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Power To the People

At a Brady Center event to "Prevent Gun Violence by Jodie Foster Fans from Accidentally Hitting White House Press Secretaries in the Head" the Brady Center Legal Action Project Director asked retired Supreme Court Justice John Paul Stevens whether having a right to a cell phone might be a more universal form of self-defense than gun ownership.

"Maybe you have some kind of constitutional right to have a cell phone with a predialed 911 number at your bedside, and that might provide you with a little better protection than a gun, which you’re not used to using," Justice Stevens mumbled.

Stevens, who often seemed unclear on the difference between a right and an entitlement, had a point. Why bother waiting for the laborious process of using a gun, when you can instantly dial 911 and wait twenty minutes while being murdered for the police to arrive.

There still is no Constitutional right to a cell phone, but you're already paying into a Universal Service Fund that does just that, providing cell phones to any and all, courtesy of Lebanese-Mexican billionaire Carlos Slim's company, who, when he isn't making high interest loans to the New York Times, shovels prepaid government cell phones into the ghetto.

Gun control advocates have been digging away at the pesky 2nd Amendment for a while now. Their trouble with it is that guns are loud and make big bangs when they go off and enable the peasants to resist when their betters decide that they should be moved off their land. But the true trouble is that gun ownership is an individual right. And they don't believe in individual rights, their gospel is group rights.

If the 2nd Amendment assigned the right to bear arms to each racial group by degree of persecution, they would find it much more acceptable no matter what the annual death toll was. An LGBT 2nd Amendment would float their boat. An amendment that treats it as an individual right, rather than a group right, does not.

Justice Stevens and the Legal Director of the "Brady Project to Build a Time Machine, Travel in Time and Convince Jodie Foster to Drop Acting and Open a Baskin Robbins Franchise" were pondering how to make an individual right fair by universalizing it and redistributing it into a group right.

Some people have guns and others don't. But everyone can have a government mandated right to a cell phone... except perhaps the Amish, and their time is coming. Why the average Amish farm uses child labor and doesn't provide its child laborers with health plan coverage for birth control and abortion, and its barns aren't raised to OSHA standards.

If you assume that rights belong to the group, rather than the individual, then predialed cell phones are a better solution than guns. Just push 1 if you're being murdered, 2 if you're being raped, 3 if your house is being set on fire and 4 if you just realized that your health plan doesn't provide abortion coverage on all major legal holidays and 5 if your next door neighbor is having a Jodie Foster movie marathon at ear-splitting volume at two in the morning.

The police may not get there in time, but they will get there to government specifications and will take action in line with municipal, state and federal policies that are formed in deference to group rights. With 911, the policy hand is strong with the government. With the 2nd Amendment, the balance of power is with the homeowner watching a shadow moving up his staircase.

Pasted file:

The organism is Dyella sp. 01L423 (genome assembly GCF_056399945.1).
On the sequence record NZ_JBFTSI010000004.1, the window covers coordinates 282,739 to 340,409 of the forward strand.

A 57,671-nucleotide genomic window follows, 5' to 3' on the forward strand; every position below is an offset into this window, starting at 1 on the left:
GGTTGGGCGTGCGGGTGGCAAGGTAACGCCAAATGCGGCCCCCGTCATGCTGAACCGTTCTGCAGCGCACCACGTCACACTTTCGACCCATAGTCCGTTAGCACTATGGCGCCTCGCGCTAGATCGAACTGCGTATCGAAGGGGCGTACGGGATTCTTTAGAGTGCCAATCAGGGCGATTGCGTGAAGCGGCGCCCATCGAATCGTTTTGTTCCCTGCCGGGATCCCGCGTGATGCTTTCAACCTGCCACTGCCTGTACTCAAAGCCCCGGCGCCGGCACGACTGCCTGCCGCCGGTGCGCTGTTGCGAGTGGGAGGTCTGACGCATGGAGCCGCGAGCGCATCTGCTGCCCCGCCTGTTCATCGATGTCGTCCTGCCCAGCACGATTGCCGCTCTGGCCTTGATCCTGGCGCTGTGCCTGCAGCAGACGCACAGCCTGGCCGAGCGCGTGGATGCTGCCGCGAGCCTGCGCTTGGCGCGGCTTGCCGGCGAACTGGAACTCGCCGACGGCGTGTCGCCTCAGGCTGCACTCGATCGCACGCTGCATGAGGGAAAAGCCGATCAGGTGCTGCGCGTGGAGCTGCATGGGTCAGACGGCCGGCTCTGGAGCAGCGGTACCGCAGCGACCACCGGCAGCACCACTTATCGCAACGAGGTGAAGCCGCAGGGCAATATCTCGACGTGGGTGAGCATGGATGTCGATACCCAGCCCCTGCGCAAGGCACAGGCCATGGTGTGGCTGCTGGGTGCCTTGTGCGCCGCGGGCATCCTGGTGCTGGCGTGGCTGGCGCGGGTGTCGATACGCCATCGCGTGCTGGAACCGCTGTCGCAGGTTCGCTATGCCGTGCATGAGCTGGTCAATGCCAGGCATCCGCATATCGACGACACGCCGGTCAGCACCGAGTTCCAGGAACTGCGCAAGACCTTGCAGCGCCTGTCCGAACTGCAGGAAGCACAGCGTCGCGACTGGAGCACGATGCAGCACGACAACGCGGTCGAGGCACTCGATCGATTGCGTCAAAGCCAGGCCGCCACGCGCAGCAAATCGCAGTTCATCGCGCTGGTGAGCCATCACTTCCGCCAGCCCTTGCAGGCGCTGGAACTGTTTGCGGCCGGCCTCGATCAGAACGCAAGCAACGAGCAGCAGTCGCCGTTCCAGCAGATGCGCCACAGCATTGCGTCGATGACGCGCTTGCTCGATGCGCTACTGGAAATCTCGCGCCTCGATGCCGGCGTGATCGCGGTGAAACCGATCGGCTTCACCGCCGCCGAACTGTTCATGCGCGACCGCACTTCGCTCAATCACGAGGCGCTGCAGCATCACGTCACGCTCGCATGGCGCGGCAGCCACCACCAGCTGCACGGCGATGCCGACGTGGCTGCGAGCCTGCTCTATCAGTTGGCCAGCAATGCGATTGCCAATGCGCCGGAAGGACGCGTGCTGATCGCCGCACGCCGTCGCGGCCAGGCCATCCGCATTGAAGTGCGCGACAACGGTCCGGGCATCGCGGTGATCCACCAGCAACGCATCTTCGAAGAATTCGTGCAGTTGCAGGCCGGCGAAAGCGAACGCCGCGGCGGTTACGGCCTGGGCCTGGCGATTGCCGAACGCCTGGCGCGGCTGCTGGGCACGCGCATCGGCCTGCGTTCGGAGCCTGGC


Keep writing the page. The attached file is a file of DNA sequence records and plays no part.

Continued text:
Governments can issue a directive for how many arrests of how many people they want to see, based on type of crime and race. And that is the kind of enforcement you will get through 911, backed by Federal grants to local communities and Department of Justice lawsuits. Whether or not the police officer will be there in ten minutes or twenty, whether he will even take your statement or just doodle something while you talk, depends on policies coming out of Washington D.C.

Group rights are centralized. They depend on weaponizing statistics to achieve some larger goal in the constellation of social justice whose dim star always hangs over Washington casting its baleful radiation down over all that marble, money and blight, group rights are the right to wait in a government line to find out whether your request will be filled or not based on your socioeconomic status, race, gender, transgender, sexual orientation and surfing abilities, and any gimmick that the latest Harvard faculty member slash White House adviser has decided to experiment with on your skin. And the line, in this case, happens to be the phone line to the 911 system, which will send someone to help you at a rate that depends on all the number juggling involving money, crime statistics and votes.

The 2nd Amendment is a very different creature. The controllers would like to turn it into a group right. Replace the home rifle with an IOU for membership in the National Guard or a cell phone from Carlos Slim that will allow you to dial 911, unless the dam breaks or the earth quakes or the service goes. And they would equally like to turn the 1st Amendment into a right to say the things that are socially beneficial, while outlawing speech that is not socially beneficial.

In Europe, free speech means speech that is in the public interest, not speech that undermines the public good. That latter kind of speech can get you a trip to a jail cell. And that is the only kind of speech that can exist in group rights. When the group comes first, then the individual is the last one on the line. When rights serve the group, or the idealized arrangement of groups meant to provide the perfect statistical balance between skin colors, genders, lack of genders, and choice of partners, then the individual has no rights except as a member of Team White, Team Black, Team Gay or Team Badly Confused.